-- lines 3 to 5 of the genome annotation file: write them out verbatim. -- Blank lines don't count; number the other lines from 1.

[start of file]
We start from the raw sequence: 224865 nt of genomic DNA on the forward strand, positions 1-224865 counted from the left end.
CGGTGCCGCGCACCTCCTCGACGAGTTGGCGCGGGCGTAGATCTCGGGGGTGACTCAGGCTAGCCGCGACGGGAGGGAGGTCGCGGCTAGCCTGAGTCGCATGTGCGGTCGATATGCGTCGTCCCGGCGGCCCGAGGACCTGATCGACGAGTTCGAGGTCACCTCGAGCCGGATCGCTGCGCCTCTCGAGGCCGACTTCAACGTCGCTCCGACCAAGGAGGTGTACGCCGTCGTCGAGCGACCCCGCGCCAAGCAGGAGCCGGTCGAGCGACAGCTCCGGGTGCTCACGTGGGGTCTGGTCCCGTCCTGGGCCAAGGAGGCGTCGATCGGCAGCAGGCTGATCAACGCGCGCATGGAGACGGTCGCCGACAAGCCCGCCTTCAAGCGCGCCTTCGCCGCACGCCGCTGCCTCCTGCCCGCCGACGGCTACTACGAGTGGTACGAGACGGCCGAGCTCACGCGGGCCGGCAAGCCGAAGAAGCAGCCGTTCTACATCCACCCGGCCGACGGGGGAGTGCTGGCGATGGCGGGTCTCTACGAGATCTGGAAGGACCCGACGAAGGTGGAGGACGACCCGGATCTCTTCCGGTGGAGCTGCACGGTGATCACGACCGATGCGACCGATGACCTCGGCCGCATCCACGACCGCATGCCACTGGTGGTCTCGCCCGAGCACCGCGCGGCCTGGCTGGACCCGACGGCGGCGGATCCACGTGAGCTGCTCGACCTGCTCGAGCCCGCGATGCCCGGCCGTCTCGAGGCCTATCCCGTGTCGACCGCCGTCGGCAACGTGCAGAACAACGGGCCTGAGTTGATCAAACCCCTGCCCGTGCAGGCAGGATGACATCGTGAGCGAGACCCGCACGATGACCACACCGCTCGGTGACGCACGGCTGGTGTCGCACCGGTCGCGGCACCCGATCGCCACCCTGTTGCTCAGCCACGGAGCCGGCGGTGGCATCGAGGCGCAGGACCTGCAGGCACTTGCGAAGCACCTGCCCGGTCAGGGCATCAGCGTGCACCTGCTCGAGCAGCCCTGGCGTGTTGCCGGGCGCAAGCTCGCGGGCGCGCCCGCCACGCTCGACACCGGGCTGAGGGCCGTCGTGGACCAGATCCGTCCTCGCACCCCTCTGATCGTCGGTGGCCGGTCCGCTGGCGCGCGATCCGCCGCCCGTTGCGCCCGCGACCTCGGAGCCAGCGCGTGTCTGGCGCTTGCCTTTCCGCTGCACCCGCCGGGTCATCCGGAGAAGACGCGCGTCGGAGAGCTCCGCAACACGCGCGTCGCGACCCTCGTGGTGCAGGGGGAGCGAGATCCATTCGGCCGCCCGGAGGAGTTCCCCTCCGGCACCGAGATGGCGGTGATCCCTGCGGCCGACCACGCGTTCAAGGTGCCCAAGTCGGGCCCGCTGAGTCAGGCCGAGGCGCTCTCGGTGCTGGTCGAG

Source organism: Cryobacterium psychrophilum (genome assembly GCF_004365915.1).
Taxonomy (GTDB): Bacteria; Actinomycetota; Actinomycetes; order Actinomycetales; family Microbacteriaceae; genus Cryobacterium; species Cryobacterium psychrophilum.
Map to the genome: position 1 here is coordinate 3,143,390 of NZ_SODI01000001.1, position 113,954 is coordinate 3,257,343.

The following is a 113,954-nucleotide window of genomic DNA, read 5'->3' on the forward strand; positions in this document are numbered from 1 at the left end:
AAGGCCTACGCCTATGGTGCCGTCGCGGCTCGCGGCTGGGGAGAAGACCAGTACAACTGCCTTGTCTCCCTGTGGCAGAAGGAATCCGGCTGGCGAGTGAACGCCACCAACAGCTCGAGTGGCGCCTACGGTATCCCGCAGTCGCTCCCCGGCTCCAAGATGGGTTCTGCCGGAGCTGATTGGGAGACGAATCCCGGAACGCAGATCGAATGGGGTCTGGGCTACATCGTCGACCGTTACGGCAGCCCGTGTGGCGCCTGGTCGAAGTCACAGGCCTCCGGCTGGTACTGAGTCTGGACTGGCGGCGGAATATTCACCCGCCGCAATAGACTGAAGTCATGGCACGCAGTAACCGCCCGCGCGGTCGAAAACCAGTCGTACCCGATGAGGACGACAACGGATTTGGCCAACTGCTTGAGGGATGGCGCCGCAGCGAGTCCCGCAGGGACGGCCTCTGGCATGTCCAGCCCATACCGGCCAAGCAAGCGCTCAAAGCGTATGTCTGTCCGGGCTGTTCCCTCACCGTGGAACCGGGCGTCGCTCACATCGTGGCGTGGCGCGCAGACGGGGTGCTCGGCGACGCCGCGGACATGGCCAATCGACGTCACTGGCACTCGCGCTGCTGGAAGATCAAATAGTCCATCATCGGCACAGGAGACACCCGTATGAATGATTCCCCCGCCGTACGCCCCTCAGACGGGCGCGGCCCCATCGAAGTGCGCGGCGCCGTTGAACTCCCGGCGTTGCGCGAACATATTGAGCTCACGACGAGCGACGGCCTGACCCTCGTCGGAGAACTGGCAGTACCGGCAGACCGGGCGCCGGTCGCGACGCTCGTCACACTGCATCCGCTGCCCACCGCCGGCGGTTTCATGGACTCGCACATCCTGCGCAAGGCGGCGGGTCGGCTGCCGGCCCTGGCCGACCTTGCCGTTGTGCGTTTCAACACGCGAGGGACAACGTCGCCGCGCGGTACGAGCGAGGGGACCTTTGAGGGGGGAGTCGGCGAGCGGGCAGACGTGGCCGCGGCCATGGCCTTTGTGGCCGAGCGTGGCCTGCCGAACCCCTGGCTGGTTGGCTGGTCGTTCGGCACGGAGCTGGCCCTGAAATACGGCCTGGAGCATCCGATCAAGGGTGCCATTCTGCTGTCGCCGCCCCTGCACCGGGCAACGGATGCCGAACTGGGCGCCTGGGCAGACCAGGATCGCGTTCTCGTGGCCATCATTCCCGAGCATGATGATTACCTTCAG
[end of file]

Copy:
Source organism: Cryobacterium psychrophilum (genome assembly GCF_004365915.1).
Taxonomy (GTDB): Bacteria; Actinomycetota; Actinomycetes; order Actinomycetales; family Microbacteriaceae; genus Cryobacterium; species Cryobacterium psychrophilum.
Map to the genome: position 1 here is coordinate 3,143,390 of NZ_SODI01000001.1, position 113,954 is coordinate 3,257,343.